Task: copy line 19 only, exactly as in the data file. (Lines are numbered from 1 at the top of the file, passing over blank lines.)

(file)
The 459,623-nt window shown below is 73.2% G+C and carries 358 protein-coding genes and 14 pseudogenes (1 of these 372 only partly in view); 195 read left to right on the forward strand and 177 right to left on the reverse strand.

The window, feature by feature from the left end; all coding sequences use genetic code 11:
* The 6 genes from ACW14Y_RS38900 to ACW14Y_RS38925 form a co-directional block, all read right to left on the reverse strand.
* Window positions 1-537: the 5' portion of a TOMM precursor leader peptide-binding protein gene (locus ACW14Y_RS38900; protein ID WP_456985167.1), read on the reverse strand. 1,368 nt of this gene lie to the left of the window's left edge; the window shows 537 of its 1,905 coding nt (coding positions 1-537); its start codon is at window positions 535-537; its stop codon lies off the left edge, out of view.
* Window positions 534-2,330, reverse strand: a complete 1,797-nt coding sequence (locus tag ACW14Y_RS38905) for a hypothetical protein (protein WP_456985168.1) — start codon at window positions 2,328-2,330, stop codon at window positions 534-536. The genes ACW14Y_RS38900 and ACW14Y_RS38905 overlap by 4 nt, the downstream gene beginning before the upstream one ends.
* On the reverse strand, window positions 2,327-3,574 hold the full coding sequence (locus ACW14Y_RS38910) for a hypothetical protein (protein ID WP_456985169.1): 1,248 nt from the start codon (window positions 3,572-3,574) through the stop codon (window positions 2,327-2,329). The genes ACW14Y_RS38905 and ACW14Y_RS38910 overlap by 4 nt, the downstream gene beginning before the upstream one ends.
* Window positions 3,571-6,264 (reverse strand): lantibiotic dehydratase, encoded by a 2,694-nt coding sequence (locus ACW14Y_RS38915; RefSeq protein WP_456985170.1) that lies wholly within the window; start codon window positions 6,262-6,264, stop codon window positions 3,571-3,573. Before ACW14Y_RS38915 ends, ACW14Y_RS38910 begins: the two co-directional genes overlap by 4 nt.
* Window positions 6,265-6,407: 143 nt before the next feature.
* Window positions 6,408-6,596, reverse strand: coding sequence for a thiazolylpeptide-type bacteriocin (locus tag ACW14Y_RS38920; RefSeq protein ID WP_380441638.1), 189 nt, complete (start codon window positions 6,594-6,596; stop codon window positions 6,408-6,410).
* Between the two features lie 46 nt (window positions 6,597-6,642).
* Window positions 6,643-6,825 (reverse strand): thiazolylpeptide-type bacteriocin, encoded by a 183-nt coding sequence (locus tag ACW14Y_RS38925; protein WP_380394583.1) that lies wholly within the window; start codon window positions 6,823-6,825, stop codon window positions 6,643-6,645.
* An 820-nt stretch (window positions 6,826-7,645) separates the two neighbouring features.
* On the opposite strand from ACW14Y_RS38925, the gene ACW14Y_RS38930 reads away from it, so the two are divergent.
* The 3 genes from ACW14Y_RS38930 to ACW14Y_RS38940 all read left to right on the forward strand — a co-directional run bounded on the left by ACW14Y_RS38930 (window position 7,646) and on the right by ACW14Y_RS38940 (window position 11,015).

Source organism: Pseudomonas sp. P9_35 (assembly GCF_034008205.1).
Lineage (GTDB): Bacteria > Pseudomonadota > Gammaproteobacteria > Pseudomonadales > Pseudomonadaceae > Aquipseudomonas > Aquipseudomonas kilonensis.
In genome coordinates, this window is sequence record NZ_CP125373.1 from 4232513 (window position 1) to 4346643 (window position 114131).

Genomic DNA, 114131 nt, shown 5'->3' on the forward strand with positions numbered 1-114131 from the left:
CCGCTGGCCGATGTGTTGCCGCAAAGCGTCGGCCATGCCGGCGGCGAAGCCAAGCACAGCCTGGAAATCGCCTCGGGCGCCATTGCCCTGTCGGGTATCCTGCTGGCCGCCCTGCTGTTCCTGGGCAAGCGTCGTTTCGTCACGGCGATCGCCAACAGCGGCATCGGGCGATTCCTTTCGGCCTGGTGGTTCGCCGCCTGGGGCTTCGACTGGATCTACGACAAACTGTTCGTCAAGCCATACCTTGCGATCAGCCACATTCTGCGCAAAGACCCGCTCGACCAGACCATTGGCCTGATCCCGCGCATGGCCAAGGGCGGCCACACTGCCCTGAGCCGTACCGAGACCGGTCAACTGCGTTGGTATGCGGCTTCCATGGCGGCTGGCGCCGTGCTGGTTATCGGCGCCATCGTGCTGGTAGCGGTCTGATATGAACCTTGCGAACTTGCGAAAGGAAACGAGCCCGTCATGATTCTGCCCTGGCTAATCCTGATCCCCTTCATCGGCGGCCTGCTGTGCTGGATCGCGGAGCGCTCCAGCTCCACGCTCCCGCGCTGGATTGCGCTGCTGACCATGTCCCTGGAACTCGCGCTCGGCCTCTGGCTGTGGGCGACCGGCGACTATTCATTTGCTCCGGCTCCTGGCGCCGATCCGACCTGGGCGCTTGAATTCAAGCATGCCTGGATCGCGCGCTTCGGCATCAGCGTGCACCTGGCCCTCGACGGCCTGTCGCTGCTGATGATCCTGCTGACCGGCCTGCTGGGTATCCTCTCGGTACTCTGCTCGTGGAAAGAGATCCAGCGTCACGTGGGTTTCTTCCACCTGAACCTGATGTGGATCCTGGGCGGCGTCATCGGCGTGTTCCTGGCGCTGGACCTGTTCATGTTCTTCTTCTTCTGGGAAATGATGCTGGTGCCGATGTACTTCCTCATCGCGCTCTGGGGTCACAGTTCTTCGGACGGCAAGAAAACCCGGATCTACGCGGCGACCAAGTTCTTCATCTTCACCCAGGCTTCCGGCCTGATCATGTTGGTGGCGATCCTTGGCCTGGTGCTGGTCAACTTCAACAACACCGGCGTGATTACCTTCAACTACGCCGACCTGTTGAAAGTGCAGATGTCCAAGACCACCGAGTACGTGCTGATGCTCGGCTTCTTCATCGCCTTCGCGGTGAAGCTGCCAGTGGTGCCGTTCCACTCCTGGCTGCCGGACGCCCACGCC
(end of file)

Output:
CCGCTGGCCGATGTGTTGCCGCAAAGCGTCGGCCATGCCGGCGGCGAAGCCAAGCACAGCCTGGAAATCGCCTCGGGCGCCATTGCCCTGTCGGGTATCCTGCTGGCCGCCCTGCTGTTCCTGGGCAAGCGTCGTTTCGTCACGGCGATCGCCAACAGCGGCATCGGGCGATTCCTTTCGGCCTGGTGGTTCGCCGCCTGGGGCTTCGACTGGATCTACGACAAACTGTTCGTCAAGCCATACCTTGCGATCAGCCACATTCTGCGCAAAGACCCGCTCGACCAGACCATTGGCCTGATCCCGCGCATGGCCAAGGGCGGCCACACTGCCCTGAGCCGTACCGAGACCGGTCAACTGCGTTGGTATGCGGCTTCCATGGCGGCTGGCGCCGTGCTGGTTATCGGCGCCATCGTGCTGGTAGCGGTCTGATATGAACCTTGCGAACTTGCGAAAGGAAACGAGCCCGTCATGATTCTGCCCTGGCTAATCCTGATCCCCTTCATCGGCGGCCTGCTGTGCTGGATCGCGGAGCGCTCCAGCTCCACGCTCCCGCGCTGGATTGCGCTGCTGACCATGTCCCTGGAACTCGCGCTCGGCCTCTGGCTGTGGGCGACCGGCGACTATTCATTTGCTCCGGCTCCTGGCGCCGATCCGACCTGGGCGCTTGAATTCAAGCATGCCTGGATCGCGCGCTTCGGCATCAGCGTGCACCTGGCCCTCGACGGCCTGTCGCTGCTGATGATCCTGCTGACCGGCCTGCTGGGTATCCTCTCGGTACTCTGCTCGTGGAAAGAGATCCAGCGTCACGTGGGTTTCTTCCACCTGAACCTGATGTGGATCCTGGGCGGCGTCATCGGCGTGTTCCTGGCGCTGGACCTGTTCATGTTCTTCTTCTTCTGGGAAATGATGCTGGTGCCGATGTACTTCCTCATCGCGCTCTGGGGTCACAGTTCTTCGGACGGCAAGAAAACCCGGATCTACGCGGCGACCAAGTTCTTCATCTTCACCCAGGCTTCCGGCCTGATCATGTTGGTGGCGATCCTTGGCCTGGTGCTGGTCAACTTCAACAACACCGGCGTGATTACCTTCAACTACGCCGACCTGTTGAAAGTGCAGATGTCCAAGACCACCGAGTACGTGCTGATGCTCGGCTTCTTCATCGCCTTCGCGGTGAAGCTGCCAGTGGTGCCGTTCCACTCCTGGCTGCCGGACGCCCACGCC